Founded in 1969, NIRI is the professional association of corporate officers and investor relations consultants responsible for communication among corporate management, shareholders, securities analysts and other financial community constituents. The largest professional investor relations association in the world, NIRI’s more than 3,300 members represent over 1,600 publicly held companies and $9 trillion in stock market capitalization.
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Everything we thought we knew about the capital markets has drastically changed over the last ten years. This workshop will touch on the three pillars of our capital markets: trading, research and equity capital markets. In this workshop, we'll make sense out of all the recent changes in the capital markets, including timely topics like high frequency trading and alternative research and drill down to what it all means to the practice of investor relations. By the end of this seminar, you'll leave as a more powerful IRO.
For companies looking to raise capital, there's never been a better or worse time in the market. This session examines the outlook for raising debt and equity with a focus on the specific needs of emerging companies.
According to the recommendations published recently by the IPO Task Force, the number of successful IPOs from emerging companies has plummeted over the past 15 years. As a result, access to capital, and ultimately corporate growth, has been hindered.
At the same time, we've entered a period of innovation -- companies now have more options than ever to access the equity capital markets. This session will cover these developments, ranging from IPO alternatives to new offering structures to electronic capital markets platforms.
A growing numbers of hedge funds, sovereign wealth funds, index funds and exchange traded funds have changed the complexion of the capital markets and significantly increased trading volume. External factors, such as the recent global and financial crisis, add volatility to the trading markets.
Now, more than ever, corporate IR practitioners must understand the new players as well as the changing rules and factors influencing buy side trading behaviors in order to target effectively.
The economic might of the emerging markets has made them a destination for investments as well as a major source of capital around the world. In this breakfast briefing, we'll examine the increasing business and investment ties between the developed and emerging marketspaying particular attention to the unique challenges and opportunities Investor Relations professionals now face.
Market structure has changed dramatically over the past decade and has become increasingly complex. Keeping up with these fast-paced changes is challenging for IROs and many might feel uncomfortable sharing their lack of knowledge on this topic with others. A panel of market structure experts will explain how your stock can trade on BATS or Direct Edge even if it's listed on the NYSE Euronext or NASDAQ, what high-frequency trading is and how it's affecting your stock as well as dark pools and other pressing questions.
With the fate of mandatory proxy access behind us, the latest question is "what is the timing for the SEC's proxy plumbing project and what will the changes mean for investor relations professionals?" How will changes affect the proxy voting process? Based on recent research, it is likely the first rulemakings emanating from the proxy plumbing project will likely come in waves, with greater regulation of proxy advisory firms being first on the list. This session will look at the possible SEC proposals dealing with proxy plumbing and specifically proxy advisor regulation as well as the potential ramifications for boards of directors, management teams and investor relations professionals. We know these changes are coming how can we best prepare for the changes.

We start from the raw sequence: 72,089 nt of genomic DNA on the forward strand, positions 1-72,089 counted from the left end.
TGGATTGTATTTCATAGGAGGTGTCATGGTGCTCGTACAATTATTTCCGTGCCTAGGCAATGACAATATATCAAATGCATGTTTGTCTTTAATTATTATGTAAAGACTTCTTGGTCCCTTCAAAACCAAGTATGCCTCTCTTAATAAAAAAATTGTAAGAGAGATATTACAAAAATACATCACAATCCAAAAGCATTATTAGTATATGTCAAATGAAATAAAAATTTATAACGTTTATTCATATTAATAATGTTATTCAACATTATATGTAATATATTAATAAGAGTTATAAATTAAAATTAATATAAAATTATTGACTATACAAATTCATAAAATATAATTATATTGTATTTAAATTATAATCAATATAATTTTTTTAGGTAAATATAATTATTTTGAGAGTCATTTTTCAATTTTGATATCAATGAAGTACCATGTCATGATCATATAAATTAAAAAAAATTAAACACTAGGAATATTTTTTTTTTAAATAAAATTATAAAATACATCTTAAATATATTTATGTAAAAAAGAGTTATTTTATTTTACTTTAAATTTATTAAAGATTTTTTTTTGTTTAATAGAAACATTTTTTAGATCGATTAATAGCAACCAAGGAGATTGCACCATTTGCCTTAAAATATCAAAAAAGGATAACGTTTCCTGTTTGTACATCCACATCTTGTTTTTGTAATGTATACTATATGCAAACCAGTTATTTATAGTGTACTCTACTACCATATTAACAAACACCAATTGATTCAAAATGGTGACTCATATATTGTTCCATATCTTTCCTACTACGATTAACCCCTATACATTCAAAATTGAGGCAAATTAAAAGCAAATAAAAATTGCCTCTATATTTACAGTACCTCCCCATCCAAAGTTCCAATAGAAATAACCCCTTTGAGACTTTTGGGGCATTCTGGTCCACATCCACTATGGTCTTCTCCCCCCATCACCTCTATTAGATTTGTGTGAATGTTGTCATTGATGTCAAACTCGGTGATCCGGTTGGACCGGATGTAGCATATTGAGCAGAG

In 2011, companies were virtually held hostage to the Euro crisis with regard to capital market access. The situation in 2012 does not appear to be drastically different as risk appetite and market openings seem to be determined by the evolution of the European sovereign debt crisis. As European banks face impending Basel 3 capital requirements as well as the fallout from the sovereign crisis, their strategy of asset sales, capital raises and deleveraging the balance sheet has important implications for the equity and debt markets. With over $1.2 trillion in corporate debt maturing in 2012 and 2013 in Europe, competition for debt and equity capital will be fierce. In today's risk on/off world, what is the likely impact of these events on your company and your role as IRO? What are the implications of these changes on your access to equity and debt markets, the trading of your shares and your ability to refinance? How does the European crisis affect your operations and investor perceptions of the risk in your business?
Companies must determine the most optimal uses of their cash and borrowing capacity. Does it make sense to reinvest internally, make acquisitions, or distribute to shareholders by declaring dividends and/or buy back their shares? This presentation provides the results of a 20+ year study (updated through December 2011) that illustrates by market cap size, economic sector and investment style (growth or value) and compares the various use of cash strategies by total return. The study includes both bull and bear market cycles.
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